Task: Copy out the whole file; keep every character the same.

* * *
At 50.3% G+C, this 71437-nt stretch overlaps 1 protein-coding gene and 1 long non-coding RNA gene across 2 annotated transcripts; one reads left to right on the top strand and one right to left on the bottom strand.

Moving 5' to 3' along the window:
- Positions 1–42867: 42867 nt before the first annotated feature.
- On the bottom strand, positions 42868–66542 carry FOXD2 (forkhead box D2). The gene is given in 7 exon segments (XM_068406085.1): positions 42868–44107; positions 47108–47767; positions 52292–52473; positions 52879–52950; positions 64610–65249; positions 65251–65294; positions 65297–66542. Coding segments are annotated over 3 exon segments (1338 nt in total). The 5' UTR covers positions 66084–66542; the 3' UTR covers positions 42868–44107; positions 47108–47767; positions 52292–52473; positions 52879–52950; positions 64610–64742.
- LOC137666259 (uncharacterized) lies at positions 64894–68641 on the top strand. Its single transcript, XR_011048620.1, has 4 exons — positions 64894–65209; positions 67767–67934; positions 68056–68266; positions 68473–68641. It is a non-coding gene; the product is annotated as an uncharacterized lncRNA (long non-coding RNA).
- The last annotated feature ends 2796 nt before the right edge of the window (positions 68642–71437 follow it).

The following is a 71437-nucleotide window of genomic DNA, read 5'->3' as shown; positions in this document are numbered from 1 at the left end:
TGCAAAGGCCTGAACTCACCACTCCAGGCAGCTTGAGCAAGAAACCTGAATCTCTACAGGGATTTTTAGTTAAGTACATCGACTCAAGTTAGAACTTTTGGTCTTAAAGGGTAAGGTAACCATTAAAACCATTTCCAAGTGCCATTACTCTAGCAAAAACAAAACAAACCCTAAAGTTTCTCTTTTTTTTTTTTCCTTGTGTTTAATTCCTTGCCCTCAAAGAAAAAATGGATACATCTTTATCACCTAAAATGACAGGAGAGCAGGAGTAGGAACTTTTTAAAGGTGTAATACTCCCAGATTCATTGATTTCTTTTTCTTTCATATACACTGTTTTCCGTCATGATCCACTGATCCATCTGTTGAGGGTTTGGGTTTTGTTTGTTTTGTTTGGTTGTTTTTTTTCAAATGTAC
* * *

At 50.3% G+C, this 71437-nt stretch overlaps 1 protein-coding gene and 1 long non-coding RNA gene across 2 annotated transcripts; one reads left to right on the top strand and one right to left on the bottom strand.

Moving 5' to 3' along the window:
- Positions 1–42867: 42867 nt before the first annotated feature.
- On the bottom strand, positions 42868–66542 carry FOXD2 (forkhead box D2). The gene is given in 7 exon segments (XM_068406085.1): positions 42868–44107; positions 47108–47767; positions 52292–52473; positions 52879–52950; positions 64610–65249; positions 65251–65294; positions 65297–66542. Coding segments are annotated over 3 exon segments (1338 nt in total). The 5' UTR covers positions 66084–66542; the 3' UTR covers positions 42868–44107; positions 47108–47767; positions 52292–52473; positions 52879–52950; positions 64610–64742.
- LOC137666259 (uncharacterized) lies at positions 64894–68641 on the top strand. Its single transcript, XR_011048620.1, has 4 exons — positions 64894–65209; positions 67767–67934; positions 68056–68266; positions 68473–68641. It is a non-coding gene; the product is annotated as an uncharacterized lncRNA (long non-coding RNA).
- The last annotated feature ends 2796 nt before the right edge of the window (positions 68642–71437 follow it).

The following is a 71437-nucleotide window of genomic DNA, read 5'->3' as shown; positions in this document are numbered from 1 at the left end:
TGCAAAGGCCTGAACTCACCACTCCAGGCAGCTTGAGCAAGAAACCTGAATCTCTACAGGGATTTTTAGTTAAGTACATCGACTCAAGTTAGAACTTTTGGTCTTAAAGGGTAAGGTAACCATTAAAACCATTTCCAAGTGCCATTACTCTAGCAAAAACAAAACAAACCCTAAAGTTTCTCTTTTTTTTTTTTCCTTGTGTTTAATTCCTTGCCCTCAAAGAAAAAATGGATACATCTTTATCACCTAAAATGACAGGAGAGCAGGAGTAGGAACTTTTTAAAGGTGTAATACTCCCAGATTCATTGATTTCTTTTTCTTTCATATACACTGTTTTCCGTCATGATCCACTGATCCATCTGTTGAGGGTTTGGGTTTTGTTTGTTTTGTTTGGTTGTTTTTTTTCAAATGTAC